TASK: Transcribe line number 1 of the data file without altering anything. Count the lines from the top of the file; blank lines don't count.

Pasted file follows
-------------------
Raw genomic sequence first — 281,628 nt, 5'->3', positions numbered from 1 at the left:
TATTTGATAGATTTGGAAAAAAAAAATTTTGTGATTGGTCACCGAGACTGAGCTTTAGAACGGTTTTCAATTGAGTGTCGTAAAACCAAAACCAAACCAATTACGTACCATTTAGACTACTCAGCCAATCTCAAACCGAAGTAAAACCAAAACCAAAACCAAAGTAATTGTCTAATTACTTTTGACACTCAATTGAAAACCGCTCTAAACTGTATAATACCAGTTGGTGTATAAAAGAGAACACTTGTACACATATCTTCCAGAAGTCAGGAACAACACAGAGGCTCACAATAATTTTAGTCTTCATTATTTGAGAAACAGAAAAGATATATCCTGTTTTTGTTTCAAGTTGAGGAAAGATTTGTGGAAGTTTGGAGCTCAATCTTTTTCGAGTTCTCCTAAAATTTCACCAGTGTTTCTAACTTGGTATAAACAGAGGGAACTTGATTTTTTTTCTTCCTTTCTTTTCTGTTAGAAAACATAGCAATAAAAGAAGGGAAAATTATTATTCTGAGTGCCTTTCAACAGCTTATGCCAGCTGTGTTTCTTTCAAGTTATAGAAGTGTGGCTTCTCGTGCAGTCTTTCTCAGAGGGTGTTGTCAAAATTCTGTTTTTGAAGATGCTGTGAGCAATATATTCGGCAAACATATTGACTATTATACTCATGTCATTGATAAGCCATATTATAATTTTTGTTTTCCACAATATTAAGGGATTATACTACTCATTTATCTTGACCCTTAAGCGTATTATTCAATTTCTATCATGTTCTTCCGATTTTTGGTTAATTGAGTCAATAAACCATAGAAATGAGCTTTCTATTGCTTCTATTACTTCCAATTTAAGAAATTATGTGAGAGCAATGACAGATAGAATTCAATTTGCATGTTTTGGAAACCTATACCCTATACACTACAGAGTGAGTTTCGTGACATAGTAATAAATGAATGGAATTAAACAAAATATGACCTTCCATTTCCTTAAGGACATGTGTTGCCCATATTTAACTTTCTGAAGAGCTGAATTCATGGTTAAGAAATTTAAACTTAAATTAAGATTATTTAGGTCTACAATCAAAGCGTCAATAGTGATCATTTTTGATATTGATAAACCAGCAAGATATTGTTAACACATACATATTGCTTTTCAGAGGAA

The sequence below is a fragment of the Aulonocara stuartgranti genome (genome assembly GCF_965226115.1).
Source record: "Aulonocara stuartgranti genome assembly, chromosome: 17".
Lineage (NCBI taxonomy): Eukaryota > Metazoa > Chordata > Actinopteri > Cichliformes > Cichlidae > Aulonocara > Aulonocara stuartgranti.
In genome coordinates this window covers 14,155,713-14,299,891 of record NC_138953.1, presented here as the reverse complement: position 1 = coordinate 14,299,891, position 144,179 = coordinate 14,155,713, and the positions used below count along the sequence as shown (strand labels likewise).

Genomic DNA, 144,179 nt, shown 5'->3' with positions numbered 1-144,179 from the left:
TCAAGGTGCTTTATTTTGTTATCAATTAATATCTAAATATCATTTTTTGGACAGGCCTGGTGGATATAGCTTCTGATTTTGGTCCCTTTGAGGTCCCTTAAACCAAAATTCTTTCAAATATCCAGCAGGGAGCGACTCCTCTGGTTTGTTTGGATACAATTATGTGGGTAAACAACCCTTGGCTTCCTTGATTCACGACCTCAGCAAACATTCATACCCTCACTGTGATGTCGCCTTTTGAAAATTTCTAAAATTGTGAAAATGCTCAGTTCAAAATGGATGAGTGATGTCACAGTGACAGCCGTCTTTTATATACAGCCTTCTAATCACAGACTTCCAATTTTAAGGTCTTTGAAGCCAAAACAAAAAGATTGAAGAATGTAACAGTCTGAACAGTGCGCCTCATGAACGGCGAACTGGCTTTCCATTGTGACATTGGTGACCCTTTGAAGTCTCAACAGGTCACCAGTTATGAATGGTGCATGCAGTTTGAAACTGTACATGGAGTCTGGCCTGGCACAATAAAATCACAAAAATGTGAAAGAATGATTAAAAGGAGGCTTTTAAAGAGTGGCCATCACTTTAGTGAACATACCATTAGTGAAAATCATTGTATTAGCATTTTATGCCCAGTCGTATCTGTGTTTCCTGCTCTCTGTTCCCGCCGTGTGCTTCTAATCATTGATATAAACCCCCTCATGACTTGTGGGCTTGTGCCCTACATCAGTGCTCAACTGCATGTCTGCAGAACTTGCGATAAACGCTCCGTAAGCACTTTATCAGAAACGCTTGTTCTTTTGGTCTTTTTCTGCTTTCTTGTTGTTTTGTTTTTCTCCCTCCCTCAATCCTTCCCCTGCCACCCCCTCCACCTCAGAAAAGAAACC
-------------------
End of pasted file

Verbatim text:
Raw genomic sequence first — 281,628 nt, 5'->3', positions numbered from 1 at the left: